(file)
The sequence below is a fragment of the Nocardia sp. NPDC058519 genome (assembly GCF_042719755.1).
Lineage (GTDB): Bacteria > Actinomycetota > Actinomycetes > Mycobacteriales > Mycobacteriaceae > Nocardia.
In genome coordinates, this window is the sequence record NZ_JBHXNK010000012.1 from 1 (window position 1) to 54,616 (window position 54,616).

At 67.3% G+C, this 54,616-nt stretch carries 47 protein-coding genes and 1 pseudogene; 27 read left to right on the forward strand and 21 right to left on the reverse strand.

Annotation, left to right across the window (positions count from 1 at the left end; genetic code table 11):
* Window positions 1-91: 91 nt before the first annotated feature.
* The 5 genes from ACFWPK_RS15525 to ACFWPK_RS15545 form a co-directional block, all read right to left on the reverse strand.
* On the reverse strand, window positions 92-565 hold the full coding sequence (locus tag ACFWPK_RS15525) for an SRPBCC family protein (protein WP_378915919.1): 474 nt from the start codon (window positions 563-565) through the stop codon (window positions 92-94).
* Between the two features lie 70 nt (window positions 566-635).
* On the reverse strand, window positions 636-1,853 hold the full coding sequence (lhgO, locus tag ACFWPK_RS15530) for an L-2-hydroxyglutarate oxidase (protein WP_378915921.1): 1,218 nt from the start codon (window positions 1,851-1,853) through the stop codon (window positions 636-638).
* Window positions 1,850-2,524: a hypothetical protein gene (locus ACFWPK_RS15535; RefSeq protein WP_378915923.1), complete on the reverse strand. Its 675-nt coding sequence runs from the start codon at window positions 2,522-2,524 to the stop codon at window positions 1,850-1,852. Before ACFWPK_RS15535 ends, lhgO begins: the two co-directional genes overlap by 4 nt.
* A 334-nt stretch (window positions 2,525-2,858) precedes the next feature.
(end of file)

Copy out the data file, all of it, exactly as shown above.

The sequence below is a fragment of the Nocardia sp. NPDC058519 genome (assembly GCF_042719755.1).
Lineage (GTDB): Bacteria > Actinomycetota > Actinomycetes > Mycobacteriales > Mycobacteriaceae > Nocardia.
In genome coordinates, this window is the sequence record NZ_JBHXNK010000012.1 from 1 (window position 1) to 54,616 (window position 54,616).

At 67.3% G+C, this 54,616-nt stretch carries 47 protein-coding genes and 1 pseudogene; 27 read left to right on the forward strand and 21 right to left on the reverse strand.

Annotation, left to right across the window (positions count from 1 at the left end; genetic code table 11):
* Window positions 1-91: 91 nt before the first annotated feature.
* The 5 genes from ACFWPK_RS15525 to ACFWPK_RS15545 form a co-directional block, all read right to left on the reverse strand.
* On the reverse strand, window positions 92-565 hold the full coding sequence (locus tag ACFWPK_RS15525) for an SRPBCC family protein (protein WP_378915919.1): 474 nt from the start codon (window positions 563-565) through the stop codon (window positions 92-94).
* Between the two features lie 70 nt (window positions 566-635).
* On the reverse strand, window positions 636-1,853 hold the full coding sequence (lhgO, locus tag ACFWPK_RS15530) for an L-2-hydroxyglutarate oxidase (protein WP_378915921.1): 1,218 nt from the start codon (window positions 1,851-1,853) through the stop codon (window positions 636-638).
* Window positions 1,850-2,524: a hypothetical protein gene (locus ACFWPK_RS15535; RefSeq protein WP_378915923.1), complete on the reverse strand. Its 675-nt coding sequence runs from the start codon at window positions 2,522-2,524 to the stop codon at window positions 1,850-1,852. Before ACFWPK_RS15535 ends, lhgO begins: the two co-directional genes overlap by 4 nt.
* A 334-nt stretch (window positions 2,525-2,858) precedes the next feature.